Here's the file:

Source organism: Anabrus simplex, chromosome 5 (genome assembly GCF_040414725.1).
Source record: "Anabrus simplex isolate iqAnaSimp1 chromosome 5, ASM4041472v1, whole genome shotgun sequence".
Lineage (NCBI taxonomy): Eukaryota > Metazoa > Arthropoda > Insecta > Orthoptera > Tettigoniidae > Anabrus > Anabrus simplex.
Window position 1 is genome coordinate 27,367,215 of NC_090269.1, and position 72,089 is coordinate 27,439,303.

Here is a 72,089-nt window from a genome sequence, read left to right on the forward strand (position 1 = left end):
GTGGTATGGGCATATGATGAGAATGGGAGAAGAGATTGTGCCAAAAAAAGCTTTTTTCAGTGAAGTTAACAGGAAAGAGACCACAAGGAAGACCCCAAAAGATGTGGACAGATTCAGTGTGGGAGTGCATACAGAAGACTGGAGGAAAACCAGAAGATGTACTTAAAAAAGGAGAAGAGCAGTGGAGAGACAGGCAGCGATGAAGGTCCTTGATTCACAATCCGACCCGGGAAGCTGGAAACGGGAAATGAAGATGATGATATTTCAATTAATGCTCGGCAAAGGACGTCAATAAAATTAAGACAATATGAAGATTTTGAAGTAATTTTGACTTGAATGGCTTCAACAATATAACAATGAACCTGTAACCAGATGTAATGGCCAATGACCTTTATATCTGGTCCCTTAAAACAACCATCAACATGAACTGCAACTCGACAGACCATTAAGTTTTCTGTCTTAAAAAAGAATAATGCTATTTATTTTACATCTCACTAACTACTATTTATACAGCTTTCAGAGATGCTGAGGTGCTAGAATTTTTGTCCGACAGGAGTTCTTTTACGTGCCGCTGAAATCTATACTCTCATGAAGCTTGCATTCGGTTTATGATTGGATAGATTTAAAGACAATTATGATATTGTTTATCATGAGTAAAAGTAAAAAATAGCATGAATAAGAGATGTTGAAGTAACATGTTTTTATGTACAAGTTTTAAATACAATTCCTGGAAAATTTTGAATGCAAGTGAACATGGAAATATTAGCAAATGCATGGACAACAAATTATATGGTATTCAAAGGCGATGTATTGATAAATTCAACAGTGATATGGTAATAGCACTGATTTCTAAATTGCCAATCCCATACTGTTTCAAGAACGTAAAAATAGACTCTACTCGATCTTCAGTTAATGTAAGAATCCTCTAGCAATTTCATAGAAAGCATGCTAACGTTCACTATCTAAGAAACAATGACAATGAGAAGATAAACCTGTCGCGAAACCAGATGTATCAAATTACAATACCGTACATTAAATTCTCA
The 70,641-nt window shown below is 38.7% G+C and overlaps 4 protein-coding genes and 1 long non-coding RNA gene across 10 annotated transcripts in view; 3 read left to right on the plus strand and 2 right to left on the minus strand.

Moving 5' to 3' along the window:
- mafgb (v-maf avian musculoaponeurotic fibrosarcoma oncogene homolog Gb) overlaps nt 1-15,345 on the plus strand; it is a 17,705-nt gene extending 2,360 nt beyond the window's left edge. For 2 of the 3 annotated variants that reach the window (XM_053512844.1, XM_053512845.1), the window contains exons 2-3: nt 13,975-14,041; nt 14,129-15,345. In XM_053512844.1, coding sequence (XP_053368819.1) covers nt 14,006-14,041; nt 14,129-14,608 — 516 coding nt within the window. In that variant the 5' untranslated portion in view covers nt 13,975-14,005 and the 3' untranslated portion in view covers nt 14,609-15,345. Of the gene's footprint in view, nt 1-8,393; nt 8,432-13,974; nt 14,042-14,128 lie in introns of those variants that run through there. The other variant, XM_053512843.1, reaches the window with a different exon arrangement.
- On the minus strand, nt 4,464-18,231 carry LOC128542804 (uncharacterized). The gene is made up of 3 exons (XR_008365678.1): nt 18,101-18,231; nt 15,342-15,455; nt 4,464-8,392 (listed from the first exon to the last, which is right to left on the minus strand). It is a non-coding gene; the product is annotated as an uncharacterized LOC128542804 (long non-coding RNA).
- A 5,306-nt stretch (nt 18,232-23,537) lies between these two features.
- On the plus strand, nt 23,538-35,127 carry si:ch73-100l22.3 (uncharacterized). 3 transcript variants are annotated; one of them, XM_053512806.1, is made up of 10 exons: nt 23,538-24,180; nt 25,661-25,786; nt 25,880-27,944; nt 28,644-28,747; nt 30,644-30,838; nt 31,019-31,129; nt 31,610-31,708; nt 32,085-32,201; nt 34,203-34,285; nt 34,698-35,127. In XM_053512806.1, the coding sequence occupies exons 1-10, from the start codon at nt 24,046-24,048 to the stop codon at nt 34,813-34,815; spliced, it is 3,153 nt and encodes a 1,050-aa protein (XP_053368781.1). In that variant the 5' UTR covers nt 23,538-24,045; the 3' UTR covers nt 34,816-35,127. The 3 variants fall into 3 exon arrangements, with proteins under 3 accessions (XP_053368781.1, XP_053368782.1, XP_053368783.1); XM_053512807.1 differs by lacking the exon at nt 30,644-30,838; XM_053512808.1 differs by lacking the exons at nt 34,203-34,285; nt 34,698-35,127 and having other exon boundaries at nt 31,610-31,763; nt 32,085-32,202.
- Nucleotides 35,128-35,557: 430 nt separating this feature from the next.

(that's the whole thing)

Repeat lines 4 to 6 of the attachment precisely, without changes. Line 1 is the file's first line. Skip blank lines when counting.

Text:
Window position 1 is genome coordinate 27,367,215 of NC_090269.1, and position 72,089 is coordinate 27,439,303.

Here is a 72,089-nt window from a genome sequence, read left to right on the forward strand (position 1 = left end):
GTGGTATGGGCATATGATGAGAATGGGAGAAGAGATTGTGCCAAAAAAAGCTTTTTTCAGTGAAGTTAACAGGAAAGAGACCACAAGGAAGACCCCAAAAGATGTGGACAGATTCAGTGTGGGAGTGCATACAGAAGACTGGAGGAAAACCAGAAGATGTACTTAAAAAAGGAGAAGAGCAGTGGAGAGACAGGCAGCGATGAAGGTCCTTGATTCACAATCCGACCCGGGAAGCTGGAAACGGGAAATGAAGATGATGATATTTCAATTAATGCTCGGCAAAGGACGTCAATAAAATTAAGACAATATGAAGATTTTGAAGTAATTTTGACTTGAATGGCTTCAACAATATAACAATGAACCTGTAACCAGATGTAATGGCCAATGACCTTTATATCTGGTCCCTTAAAACAACCATCAACATGAACTGCAACTCGACAGACCATTAAGTTTTCTGTCTTAAAAAAGAATAATGCTATTTATTTTACATCTCACTAACTACTATTTATACAGCTTTCAGAGATGCTGAGGTGCTAGAATTTTTGTCCGACAGGAGTTCTTTTACGTGCCGCTGAAATCTATACTCTCATGAAGCTTGCATTCGGTTTATGATTGGATAGATTTAAAGACAATTATGATATTGTTTATCATGAGTAAAAGTAAAAAATAGCATGAATAAGAGATGTTGAAGTAACATGTTTTTATGTACAAGTTTTAAATACAATTCCTGGAAAATTTTGAATGCAAGTGAACATGGAAATATTAGCAAATGCATGGACAACAAATTATATGGTATTCAAAGGCGATGTATTGATAAATTCAACAGTGATATGGTAATAGCACTGATTTCTAAATTGCCAATCCCATACTGTTTCAAGAACGTAAAAATAGACTCTACTCGATCTTCAGTTAATGTAAGAATCCTCTAGCAATTTCATAGAAAGCATGCTAACGTTCACTATCTAAGAAACAATGACAATGAGAAGATAAACCTGTCGCGAAACCAGATGTATCAAATTACAATACCGTACATTAAATTCTCA